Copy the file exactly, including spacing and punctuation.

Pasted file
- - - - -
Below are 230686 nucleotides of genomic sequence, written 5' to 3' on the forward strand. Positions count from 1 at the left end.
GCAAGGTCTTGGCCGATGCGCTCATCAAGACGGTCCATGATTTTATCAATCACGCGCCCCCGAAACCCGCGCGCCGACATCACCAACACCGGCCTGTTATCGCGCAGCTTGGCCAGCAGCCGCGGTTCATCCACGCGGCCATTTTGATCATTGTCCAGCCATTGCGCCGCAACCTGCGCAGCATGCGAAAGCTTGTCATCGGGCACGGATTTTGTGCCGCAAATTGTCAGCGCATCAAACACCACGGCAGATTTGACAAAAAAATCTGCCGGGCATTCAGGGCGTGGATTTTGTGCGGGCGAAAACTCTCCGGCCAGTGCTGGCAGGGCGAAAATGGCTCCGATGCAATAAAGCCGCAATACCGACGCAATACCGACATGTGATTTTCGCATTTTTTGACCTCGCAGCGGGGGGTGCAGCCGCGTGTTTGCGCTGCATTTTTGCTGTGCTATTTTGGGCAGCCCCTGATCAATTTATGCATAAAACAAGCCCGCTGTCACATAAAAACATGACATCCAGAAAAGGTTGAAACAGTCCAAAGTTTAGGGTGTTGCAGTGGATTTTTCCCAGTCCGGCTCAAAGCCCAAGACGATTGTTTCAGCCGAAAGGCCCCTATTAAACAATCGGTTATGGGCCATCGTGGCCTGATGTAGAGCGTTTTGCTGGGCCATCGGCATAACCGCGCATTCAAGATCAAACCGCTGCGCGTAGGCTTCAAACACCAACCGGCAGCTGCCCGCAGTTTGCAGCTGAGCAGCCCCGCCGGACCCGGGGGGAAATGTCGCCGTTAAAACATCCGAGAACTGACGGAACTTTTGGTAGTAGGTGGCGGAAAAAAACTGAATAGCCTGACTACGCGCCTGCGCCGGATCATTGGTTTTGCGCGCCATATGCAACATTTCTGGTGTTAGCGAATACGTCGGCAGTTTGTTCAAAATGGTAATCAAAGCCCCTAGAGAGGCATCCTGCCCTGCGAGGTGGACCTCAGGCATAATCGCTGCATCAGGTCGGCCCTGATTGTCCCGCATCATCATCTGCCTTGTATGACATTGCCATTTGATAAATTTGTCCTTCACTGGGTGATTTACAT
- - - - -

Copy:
Below are 230686 nucleotides of genomic sequence, written 5' to 3' on the forward strand. Positions count from 1 at the left end.
GCAAGGTCTTGGCCGATGCGCTCATCAAGACGGTCCATGATTTTATCAATCACGCGCCCCCGAAACCCGCGCGCCGACATCACCAACACCGGCCTGTTATCGCGCAGCTTGGCCAGCAGCCGCGGTTCATCCACGCGGCCATTTTGATCATTGTCCAGCCATTGCGCCGCAACCTGCGCAGCATGCGAAAGCTTGTCATCGGGCACGGATTTTGTGCCGCAAATTGTCAGCGCATCAAACACCACGGCAGATTTGACAAAAAAATCTGCCGGGCATTCAGGGCGTGGATTTTGTGCGGGCGAAAACTCTCCGGCCAGTGCTGGCAGGGCGAAAATGGCTCCGATGCAATAAAGCCGCAATACCGACGCAATACCGACATGTGATTTTCGCATTTTTTGACCTCGCAGCGGGGGGTGCAGCCGCGTGTTTGCGCTGCATTTTTGCTGTGCTATTTTGGGCAGCCCCTGATCAATTTATGCATAAAACAAGCCCGCTGTCACATAAAAACATGACATCCAGAAAAGGTTGAAACAGTCCAAAGTTTAGGGTGTTGCAGTGGATTTTTCCCAGTCCGGCTCAAAGCCCAAGACGATTGTTTCAGCCGAAAGGCCCCTATTAAACAATCGGTTATGGGCCATCGTGGCCTGATGTAGAGCGTTTTGCTGGGCCATCGGCATAACCGCGCATTCAAGATCAAACCGCTGCGCGTAGGCTTCAAACACCAACCGGCAGCTGCCCGCAGTTTGCAGCTGAGCAGCCCCGCCGGACCCGGGGGGAAATGTCGCCGTTAAAACATCCGAGAACTGACGGAACTTTTGGTAGTAGGTGGCGGAAAAAAACTGAATAGCCTGACTACGCGCCTGCGCCGGATCATTGGTTTTGCGCGCCATATGCAACATTTCTGGTGTTAGCGAATACGTCGGCAGTTTGTTCAAAATGGTAATCAAAGCCCCTAGAGAGGCATCCTGCCCTGCGAGGTGGACCTCAGGCATAATCGCTGCATCAGGTCGGCCCTGATTGTCCCGCATCATCATCTGCCTTGTATGACATTGCCATTTGATAAATTTGTCCTTCACTGGGTGATTTACAT